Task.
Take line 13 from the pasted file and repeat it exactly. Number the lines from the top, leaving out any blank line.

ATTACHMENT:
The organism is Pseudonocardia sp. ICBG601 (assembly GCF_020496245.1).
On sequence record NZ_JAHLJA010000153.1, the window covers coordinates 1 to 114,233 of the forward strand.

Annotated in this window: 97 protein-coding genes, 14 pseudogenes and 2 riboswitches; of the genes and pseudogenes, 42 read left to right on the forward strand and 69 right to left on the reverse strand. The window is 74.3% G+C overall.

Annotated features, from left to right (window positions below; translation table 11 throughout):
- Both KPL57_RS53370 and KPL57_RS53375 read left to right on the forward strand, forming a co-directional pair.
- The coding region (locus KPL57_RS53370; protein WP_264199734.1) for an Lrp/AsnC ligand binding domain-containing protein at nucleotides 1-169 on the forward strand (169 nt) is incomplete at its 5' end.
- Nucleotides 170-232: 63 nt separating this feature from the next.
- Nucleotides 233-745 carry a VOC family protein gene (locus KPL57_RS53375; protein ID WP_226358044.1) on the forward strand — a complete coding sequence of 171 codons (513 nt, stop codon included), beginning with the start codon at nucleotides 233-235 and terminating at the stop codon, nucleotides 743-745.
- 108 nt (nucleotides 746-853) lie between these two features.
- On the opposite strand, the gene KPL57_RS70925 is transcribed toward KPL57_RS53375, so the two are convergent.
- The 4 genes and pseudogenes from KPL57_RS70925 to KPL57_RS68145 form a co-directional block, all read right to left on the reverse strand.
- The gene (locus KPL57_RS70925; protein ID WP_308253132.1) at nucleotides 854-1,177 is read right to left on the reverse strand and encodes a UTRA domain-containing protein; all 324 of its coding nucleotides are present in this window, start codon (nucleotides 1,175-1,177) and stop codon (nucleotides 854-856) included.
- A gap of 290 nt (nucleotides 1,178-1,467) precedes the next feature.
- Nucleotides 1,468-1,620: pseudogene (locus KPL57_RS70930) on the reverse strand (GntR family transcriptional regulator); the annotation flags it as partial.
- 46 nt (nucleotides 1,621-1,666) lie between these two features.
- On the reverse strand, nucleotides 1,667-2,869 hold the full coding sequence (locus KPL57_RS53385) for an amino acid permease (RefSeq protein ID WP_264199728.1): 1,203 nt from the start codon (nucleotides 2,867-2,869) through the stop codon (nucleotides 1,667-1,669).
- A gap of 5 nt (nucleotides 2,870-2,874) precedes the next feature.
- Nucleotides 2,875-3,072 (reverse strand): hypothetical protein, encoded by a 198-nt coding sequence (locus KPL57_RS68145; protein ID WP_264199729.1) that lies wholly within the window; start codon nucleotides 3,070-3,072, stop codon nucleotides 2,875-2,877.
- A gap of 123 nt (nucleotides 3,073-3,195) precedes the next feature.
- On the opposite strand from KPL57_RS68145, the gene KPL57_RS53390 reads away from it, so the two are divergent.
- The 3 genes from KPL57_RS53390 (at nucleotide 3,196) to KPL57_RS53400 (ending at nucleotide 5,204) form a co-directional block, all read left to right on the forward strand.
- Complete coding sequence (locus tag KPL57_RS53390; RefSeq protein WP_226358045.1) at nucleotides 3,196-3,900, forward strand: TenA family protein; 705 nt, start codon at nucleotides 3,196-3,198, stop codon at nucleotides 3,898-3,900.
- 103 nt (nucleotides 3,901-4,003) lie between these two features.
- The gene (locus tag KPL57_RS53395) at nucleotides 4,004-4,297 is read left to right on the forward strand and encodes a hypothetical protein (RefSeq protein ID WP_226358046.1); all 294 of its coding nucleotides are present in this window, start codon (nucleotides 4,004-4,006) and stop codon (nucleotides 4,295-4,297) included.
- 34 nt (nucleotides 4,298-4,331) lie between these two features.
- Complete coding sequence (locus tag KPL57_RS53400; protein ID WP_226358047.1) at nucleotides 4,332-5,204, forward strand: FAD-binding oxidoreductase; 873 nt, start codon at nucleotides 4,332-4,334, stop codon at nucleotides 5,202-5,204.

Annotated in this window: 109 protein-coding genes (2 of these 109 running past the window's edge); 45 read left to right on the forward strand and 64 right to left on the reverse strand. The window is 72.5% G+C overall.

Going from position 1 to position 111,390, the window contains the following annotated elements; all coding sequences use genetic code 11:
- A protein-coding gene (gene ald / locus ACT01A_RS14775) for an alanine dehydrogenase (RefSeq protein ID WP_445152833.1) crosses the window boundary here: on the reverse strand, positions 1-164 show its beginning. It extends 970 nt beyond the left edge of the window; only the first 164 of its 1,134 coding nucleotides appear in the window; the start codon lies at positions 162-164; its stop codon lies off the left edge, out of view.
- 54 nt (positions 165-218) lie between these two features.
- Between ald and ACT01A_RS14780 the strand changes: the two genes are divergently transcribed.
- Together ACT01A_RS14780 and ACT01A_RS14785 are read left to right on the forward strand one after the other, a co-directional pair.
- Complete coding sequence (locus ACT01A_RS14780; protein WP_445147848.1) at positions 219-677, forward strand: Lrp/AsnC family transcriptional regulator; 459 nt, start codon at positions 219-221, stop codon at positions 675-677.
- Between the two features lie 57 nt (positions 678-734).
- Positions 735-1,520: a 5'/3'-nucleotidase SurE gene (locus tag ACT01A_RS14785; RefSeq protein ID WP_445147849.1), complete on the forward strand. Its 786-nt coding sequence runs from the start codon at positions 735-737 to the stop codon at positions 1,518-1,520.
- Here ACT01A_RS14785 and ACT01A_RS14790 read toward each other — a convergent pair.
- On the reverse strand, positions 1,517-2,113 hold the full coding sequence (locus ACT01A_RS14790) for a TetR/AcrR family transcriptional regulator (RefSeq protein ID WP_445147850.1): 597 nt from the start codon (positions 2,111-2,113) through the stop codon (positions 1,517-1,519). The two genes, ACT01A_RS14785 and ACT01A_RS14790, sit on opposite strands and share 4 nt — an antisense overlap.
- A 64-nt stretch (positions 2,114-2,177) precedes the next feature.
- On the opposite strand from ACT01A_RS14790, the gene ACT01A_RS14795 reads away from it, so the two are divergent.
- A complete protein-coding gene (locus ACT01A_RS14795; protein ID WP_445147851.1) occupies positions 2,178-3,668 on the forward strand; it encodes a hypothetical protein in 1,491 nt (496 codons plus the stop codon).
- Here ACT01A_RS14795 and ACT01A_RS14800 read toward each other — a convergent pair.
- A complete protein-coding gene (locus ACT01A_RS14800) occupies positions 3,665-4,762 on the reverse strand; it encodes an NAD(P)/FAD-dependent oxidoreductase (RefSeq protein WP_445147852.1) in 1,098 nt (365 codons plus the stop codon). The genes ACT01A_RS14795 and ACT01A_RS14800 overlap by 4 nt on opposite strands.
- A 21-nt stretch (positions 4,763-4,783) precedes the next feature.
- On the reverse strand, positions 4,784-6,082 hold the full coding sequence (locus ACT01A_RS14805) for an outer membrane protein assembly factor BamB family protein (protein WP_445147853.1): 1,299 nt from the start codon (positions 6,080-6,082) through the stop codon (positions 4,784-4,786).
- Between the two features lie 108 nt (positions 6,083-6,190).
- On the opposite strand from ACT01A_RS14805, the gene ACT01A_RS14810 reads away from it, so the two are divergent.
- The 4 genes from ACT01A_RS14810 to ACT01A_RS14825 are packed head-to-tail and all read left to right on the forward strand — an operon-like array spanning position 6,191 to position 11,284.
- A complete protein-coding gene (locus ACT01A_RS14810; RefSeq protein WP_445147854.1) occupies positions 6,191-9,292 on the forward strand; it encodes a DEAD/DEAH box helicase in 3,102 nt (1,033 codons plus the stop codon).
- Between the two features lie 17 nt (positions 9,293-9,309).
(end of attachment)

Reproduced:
- A gap of 290 nt (nucleotides 1,178-1,467) precedes the next feature.